There are bunch of examples relevant to that discussed in there, but I'll omit the details here, as they were alas mostly negative ones, when asylum was not granted, e.g. to a lesbian dentist who could not find clients. As some HIV-related cases discussed there show, establishing discrimination purely based on social stigma can be difficult, in U.S. courts.

As for how evidence is weighted for credibility, there isn't a lot of discussion in that source, but it's mentioned that:

The Board of Immigration Appeals (BIA) “not only encourage[s], but require[s] the introduction of corroborative testimonial and documentary evidence, where available.” Testimony, however, can be sufficient to sustain the applicant’s burden of proof if the testimony is credible.

That gets us to

Establishing a Well-Founded Fear

In order to demonstrate a well-founded fear of return, an asylum applicant must establish that they have both a subjective and objective fear of returning to their country of origin. The subjective component requires that the applicant demonstrate a genuine fear of persecution. “An asylum applicant’s candid, credible, and sincere testimony demonstrating a genuine fear of persecution satisfies the subjective component of the well-founded fear standard.” The UNHCR stated that “an evaluation of the subjective element is inseparable from an assessment of the personality of the applicant, since psychological reactions of different individuals may not be the same in identical conditions.” Although not binding on U.S. asylum applications, the Handbook is persuasive authority.

The test for the objective component is whether a reasonable person in the applicant’s circumstances would fear persecution. [...] According to the Supreme Court, a chance of persecution that is as low as ten percent may result in a well-founded fear sufficient for asylum. As long as the objective component is established by the evidence, it need not be shown that the situation will probably result in persecution. It “is enough that persecution is a reasonable possibility.”

Past Persecution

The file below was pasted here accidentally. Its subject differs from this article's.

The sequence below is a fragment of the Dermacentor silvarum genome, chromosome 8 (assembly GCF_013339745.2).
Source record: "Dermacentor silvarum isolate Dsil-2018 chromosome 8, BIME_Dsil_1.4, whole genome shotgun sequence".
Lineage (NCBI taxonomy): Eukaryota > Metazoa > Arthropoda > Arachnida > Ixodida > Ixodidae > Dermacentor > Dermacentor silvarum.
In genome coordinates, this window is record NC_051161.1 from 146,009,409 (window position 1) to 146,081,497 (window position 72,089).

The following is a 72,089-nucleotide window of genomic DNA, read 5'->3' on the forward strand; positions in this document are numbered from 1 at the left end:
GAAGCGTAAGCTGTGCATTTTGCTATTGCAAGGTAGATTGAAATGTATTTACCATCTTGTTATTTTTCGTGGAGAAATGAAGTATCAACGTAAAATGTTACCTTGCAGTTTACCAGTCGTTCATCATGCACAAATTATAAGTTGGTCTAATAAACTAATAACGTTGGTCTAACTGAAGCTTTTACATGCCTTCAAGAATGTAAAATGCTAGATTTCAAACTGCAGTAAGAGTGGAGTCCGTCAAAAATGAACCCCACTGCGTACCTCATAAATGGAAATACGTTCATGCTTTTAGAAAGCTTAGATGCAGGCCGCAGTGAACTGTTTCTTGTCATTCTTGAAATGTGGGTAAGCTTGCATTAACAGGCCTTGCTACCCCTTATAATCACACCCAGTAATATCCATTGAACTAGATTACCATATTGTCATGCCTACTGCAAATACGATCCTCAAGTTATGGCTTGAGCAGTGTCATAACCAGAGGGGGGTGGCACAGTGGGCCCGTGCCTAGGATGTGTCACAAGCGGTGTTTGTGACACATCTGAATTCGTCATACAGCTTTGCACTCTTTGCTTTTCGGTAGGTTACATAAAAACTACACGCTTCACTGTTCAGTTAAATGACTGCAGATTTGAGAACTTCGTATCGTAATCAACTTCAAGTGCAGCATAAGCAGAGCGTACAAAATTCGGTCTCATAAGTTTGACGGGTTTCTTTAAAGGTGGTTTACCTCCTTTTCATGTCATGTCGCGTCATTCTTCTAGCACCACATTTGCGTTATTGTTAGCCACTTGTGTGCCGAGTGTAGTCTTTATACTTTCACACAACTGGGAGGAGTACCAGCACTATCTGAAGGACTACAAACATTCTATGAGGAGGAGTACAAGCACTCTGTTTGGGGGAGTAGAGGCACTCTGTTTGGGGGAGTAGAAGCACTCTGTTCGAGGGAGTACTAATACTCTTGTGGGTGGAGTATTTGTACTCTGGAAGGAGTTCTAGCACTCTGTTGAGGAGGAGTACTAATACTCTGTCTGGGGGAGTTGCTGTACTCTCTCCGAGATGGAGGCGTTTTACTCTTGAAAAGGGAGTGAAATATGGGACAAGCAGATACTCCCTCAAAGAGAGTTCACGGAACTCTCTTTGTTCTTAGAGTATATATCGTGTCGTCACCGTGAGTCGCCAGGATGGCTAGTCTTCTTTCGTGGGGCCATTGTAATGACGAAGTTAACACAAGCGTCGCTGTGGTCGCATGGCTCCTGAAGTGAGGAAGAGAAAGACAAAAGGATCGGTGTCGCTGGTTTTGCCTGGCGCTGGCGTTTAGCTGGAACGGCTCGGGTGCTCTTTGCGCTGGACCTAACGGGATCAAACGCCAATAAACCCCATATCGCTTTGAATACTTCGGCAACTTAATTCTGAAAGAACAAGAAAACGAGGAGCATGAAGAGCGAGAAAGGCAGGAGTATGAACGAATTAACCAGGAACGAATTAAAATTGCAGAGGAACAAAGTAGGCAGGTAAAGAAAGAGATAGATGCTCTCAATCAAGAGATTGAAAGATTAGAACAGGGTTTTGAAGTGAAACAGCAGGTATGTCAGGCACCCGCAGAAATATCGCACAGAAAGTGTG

An applicant may be granted asylum based on past persecution alone. If an applicant sufficiently demonstrates past persecution, they are presumed to have a well-founded fear of persecution. The presumption of a well-founded fear of persecution, however, can be rebutted if a preponderance of the evidence demonstrates that there has been a fundamental change in circumstances or that the applicant could reasonably relocate to another part of the country of origin.

Making a case for a well-founded fear of persecution based on past persecution may be weakened if the applicant remained in their country of origin for a lengthy period of time after the initial persecution without any additional incidents. Adjudicators may also find it damaging to a case if the applicant has returned to the country of origin since arriving in the United States.

As detailed there with some case law, the latter however is not entirely disqualifying, but rather weighted against other evidence. Anyhow,

If the applicant’s fear of future persecution is unrelated to the past persecution, the applicant bears the burden of demonstrating that the fear is well-founded. Establishing past persecution generally provides the strongest case for an asylum claim because it puts the burden on DHS [Department of Homeland Security] to demonstrate that the fear is not well-founded.

Also, as I vaguely recall you had something like this in an older iteration of your question:

Crime [alone] will most likely not reach the level of persecution. If, however, the applicant can demonstrate that a robbery or assault was motivated by a protected characteristic and that the police failed to provide protection, it may constitute persecution.

A gay man from Mexico failed to gain asylum because the BIA found that incidents where police had called him immoral and extorted money from him, thieves had robbed him while calling him gay, and a group of men had beat him up while yelling ‘faggot’ did not constitute persecution, but were rather only harassment and discrimination.

Proving that robbery and extortion amount to persecution will be difficult if the country in question is experiencing civil unrest and economic strife, conditions which greatly increase the incidence of both forms of crime against the general population.

So, while one should not infer too much from that one case, it seems that violence by non-state actors is harder to prove as motivated by belonging to protected categories.

  • I can't help thinking these definitions are walking a tightrope, trying to avoid including the "systemic racism" in the US as persection that warrants asylum.
    – Barmar
    Oct 18, 2023 at 23:26
  • @Barmar: more likely they are tying to exclude the average person in Latin America from qualifying. Because police corruption and crime are rampant there. So they want more than that plus homophobic insults, which are also probably a bit common in the region. Oct 19, 2023 at 14:14